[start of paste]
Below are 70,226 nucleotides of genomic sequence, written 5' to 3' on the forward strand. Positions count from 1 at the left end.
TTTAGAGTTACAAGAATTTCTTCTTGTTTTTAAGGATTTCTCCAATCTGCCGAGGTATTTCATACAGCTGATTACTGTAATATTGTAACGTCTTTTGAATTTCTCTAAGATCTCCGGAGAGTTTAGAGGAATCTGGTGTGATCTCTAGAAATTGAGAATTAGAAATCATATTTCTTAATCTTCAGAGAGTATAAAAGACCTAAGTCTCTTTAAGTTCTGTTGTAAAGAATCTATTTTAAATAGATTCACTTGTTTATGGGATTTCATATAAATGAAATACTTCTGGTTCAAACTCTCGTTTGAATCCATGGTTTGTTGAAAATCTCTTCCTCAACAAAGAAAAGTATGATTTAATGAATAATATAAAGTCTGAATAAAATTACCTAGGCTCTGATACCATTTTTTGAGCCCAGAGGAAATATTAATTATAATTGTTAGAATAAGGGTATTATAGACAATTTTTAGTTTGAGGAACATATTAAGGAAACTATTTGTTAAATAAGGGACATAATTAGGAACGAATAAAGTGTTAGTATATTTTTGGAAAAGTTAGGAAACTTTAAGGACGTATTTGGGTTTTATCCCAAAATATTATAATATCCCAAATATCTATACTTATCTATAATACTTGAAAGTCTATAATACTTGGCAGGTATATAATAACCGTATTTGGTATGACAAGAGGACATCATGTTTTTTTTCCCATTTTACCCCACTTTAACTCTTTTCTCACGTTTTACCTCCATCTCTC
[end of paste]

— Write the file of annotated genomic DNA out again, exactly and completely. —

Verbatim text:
Below are 70,226 nucleotides of genomic sequence, written 5' to 3' on the forward strand. Positions count from 1 at the left end.
TTTAGAGTTACAAGAATTTCTTCTTGTTTTTAAGGATTTCTCCAATCTGCCGAGGTATTTCATACAGCTGATTACTGTAATATTGTAACGTCTTTTGAATTTCTCTAAGATCTCCGGAGAGTTTAGAGGAATCTGGTGTGATCTCTAGAAATTGAGAATTAGAAATCATATTTCTTAATCTTCAGAGAGTATAAAAGACCTAAGTCTCTTTAAGTTCTGTTGTAAAGAATCTATTTTAAATAGATTCACTTGTTTATGGGATTTCATATAAATGAAATACTTCTGGTTCAAACTCTCGTTTGAATCCATGGTTTGTTGAAAATCTCTTCCTCAACAAAGAAAAGTATGATTTAATGAATAATATAAAGTCTGAATAAAATTACCTAGGCTCTGATACCATTTTTTGAGCCCAGAGGAAATATTAATTATAATTGTTAGAATAAGGGTATTATAGACAATTTTTAGTTTGAGGAACATATTAAGGAAACTATTTGTTAAATAAGGGACATAATTAGGAACGAATAAAGTGTTAGTATATTTTTGGAAAAGTTAGGAAACTTTAAGGACGTATTTGGGTTTTATCCCAAAATATTATAATATCCCAAATATCTATACTTATCTATAATACTTGAAAGTCTATAATACTTGGCAGGTATATAATAACCGTATTTGGTATGACAAGAGGACATCATGTTTTTTTTCCCATTTTACCCCACTTTAACTCTTTTCTCACGTTTTACCTCCATCTCTC